“Our union faces serious challenges; lives have been lost and many of our fellow citizens have been injured. Today our hearts and our prayers go out to all those who lost their dear ones. To the injured, we wish you all a swift recovery. Public and private property has been destroyed,” Muna noted.
A Slippery Political Landscape
Only time will tell whether Muna’s message of conciliation will resonate with the Cameroonian electorate; that is, if he is even approved as a candidate.
Dibussi Tande, a Chicago-based essayist and political analyst who has written extensively on Cameroon’s political history, is circumspect about the impact of Muna’s candidacy at this time in the electoral calendar.
“For starters, he does not belong to an existing political party, so he would have to run as an independent. And Cameroon’s elections laws make it virtually impossible for anyone to successfully meet the requirements to run as an independent,” he noted.
According to Tande, Cameroon’s vague electoral laws are just some of the many hurdles he would have to overcome as a candidate.
“Even if Akere were to create a new political party today, or be co-opted by one of the second-tier political parties in the country, he would have barely a year to set up or expand party structures across the country, build a solid party base, convince the electorate that he is a viable candidate, and then raise the funds to be able to compete on the same footing with major players such as the CPDM and SDF,” Tande said.
The electoral landscape aside, Tande also argues that while Muna’s visibility, reputation and name recognition are assets, in certain parts of the country, “where his father’s role in the dismantling of the Cameroon federation still evokes visceral reactions among many Anglophones,” those factors are a liability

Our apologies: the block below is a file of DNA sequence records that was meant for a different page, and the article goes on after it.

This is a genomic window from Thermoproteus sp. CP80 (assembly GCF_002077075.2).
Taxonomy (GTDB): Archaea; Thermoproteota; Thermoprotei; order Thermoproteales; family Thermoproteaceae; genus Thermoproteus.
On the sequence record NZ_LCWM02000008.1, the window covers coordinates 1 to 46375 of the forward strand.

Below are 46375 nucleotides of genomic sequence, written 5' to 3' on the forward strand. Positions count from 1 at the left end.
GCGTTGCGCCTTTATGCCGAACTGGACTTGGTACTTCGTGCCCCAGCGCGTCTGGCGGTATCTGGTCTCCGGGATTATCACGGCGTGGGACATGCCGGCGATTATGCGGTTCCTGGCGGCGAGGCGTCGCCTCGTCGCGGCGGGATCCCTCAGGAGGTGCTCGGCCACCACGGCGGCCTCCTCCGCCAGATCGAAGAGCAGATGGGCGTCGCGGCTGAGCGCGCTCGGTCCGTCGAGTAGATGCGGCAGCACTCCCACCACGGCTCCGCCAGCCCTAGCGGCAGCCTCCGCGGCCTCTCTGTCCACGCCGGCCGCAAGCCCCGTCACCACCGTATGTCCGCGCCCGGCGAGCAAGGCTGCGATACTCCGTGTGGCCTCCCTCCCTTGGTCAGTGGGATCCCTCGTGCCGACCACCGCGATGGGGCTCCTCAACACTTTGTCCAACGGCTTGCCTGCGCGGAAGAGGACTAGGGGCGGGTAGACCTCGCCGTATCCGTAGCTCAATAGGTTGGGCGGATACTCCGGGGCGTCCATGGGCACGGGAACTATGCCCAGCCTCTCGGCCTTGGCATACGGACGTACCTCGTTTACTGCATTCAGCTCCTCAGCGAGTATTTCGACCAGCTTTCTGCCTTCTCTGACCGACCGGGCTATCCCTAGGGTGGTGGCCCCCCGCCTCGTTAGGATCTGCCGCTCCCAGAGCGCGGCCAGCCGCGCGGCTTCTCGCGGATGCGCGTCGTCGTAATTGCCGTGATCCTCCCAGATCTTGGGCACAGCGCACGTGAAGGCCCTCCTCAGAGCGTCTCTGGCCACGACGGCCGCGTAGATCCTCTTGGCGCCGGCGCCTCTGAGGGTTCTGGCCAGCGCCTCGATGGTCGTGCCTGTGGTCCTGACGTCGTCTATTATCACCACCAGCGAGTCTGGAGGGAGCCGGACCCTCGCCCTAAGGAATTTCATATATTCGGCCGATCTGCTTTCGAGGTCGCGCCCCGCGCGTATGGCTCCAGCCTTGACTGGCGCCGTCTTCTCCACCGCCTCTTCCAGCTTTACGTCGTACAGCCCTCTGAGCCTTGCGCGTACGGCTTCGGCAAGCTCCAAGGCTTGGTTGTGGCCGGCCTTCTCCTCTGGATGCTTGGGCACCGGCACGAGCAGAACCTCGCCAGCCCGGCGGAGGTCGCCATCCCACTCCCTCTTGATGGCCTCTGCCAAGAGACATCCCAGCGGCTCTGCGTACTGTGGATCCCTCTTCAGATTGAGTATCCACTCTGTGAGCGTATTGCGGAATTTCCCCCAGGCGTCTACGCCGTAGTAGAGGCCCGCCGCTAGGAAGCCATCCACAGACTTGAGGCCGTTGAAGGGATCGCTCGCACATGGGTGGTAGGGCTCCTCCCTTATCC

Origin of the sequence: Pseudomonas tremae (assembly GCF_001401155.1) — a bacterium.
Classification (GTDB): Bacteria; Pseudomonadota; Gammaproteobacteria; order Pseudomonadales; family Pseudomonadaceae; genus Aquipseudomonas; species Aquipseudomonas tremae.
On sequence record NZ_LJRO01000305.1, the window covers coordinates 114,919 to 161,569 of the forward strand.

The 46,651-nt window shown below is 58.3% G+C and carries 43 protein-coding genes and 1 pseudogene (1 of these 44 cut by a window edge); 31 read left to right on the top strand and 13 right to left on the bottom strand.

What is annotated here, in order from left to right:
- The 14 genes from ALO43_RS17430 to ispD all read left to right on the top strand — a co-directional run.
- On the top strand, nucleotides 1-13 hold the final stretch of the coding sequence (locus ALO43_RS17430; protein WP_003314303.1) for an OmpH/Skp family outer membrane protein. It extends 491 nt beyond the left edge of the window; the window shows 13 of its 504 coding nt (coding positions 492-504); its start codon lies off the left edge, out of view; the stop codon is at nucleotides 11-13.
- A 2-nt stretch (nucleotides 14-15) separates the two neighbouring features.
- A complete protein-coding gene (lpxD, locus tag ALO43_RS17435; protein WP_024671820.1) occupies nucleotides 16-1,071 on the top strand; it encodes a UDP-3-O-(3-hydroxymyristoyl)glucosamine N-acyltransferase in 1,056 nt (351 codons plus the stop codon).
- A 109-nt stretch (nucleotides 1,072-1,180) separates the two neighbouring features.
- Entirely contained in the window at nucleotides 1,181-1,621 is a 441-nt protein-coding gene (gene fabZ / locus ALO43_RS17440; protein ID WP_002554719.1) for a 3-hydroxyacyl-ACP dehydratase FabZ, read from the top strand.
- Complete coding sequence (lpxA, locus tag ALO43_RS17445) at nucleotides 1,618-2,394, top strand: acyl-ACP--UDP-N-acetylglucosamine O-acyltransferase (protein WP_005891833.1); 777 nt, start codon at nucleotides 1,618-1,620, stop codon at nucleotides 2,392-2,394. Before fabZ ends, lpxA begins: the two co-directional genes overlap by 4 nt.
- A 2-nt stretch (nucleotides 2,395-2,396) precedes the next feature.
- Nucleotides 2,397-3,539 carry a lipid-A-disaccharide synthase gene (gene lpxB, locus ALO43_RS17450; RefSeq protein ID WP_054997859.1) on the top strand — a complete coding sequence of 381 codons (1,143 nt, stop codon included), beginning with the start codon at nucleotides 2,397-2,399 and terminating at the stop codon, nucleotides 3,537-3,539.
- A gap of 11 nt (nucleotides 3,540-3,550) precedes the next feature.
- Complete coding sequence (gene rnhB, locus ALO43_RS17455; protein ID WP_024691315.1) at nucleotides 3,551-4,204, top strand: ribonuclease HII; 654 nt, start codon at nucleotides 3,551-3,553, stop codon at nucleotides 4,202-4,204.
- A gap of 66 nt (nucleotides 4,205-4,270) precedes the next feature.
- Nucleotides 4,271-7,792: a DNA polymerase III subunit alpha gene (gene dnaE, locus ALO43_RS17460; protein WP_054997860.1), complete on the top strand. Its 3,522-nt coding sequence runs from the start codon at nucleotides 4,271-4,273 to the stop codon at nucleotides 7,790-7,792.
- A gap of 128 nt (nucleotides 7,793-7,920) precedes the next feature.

Muna is not oblivious to the strong reactions that the mere mention of his family’s name elicits in certain cycles. He addressed the issue when it was brought up in a recent RFI interview, arguing that his father and other Anglophone politicians of that era, like John Ngu Foncha, were merely victims of their good faith.
“The fact that the others were of bad faith is sad,” Muna said, “and that’s why the Anglophones found themselves in a funny partnership, which I call the partnership of the horse and the rider.”
A progeny of Solomon Tandeng Muna, an architect of the union between English-speaking Southern Cameroons and La République du Cameroun, this Muna is not the first from the dynasty to run for president.
In the 2011 presidential elections, the candidate’s older brother, Bernard Muna, placed 10th, with 0,38% of the votes, in a field of 23 candidates under the banner of the Alliance of Progressive Forces (AFP).
The older Muna, who founded Muna & Muna, one of the country’s most prestigious law firms—where the younger Muna launched his career— in the early 1970s also condemned the government’s response to the Anglophone crisis and led a team of lawyers to defend some of the arrested in the protests that ensued.
That said, under normal circumstances, the significance of the Muna candidacy would not rest on the superficialities of his bloodline and pedigree, but nothing at this juncture in Cameroon’s brief history is normal – even less so its electoral system, which is mostly managed by officials beholden to the incumbent. Which begs the question: How does this founder of the country’s branch of Transparency International envision himself scaling electoral hurdles that others with more traction have failed to cross since Cameroon’s return to electoral politics 26 years ago? It will be a feat of monumental significance if he can.
Tande suggested that Muna could serve the Cameroonian people better by “towering above the partisan fray” in his role as an internationally recognised anti-corruption advocate and human rights activist. “Has jumping into the political arena, with its partisanship, diminished his national and international aura?” Tande asked.
“Only time will tell if Akere Muna’s presidential bid was a foolhardy endeavour or if it is just what Cameroon needs at this critical juncture in its history,” he added.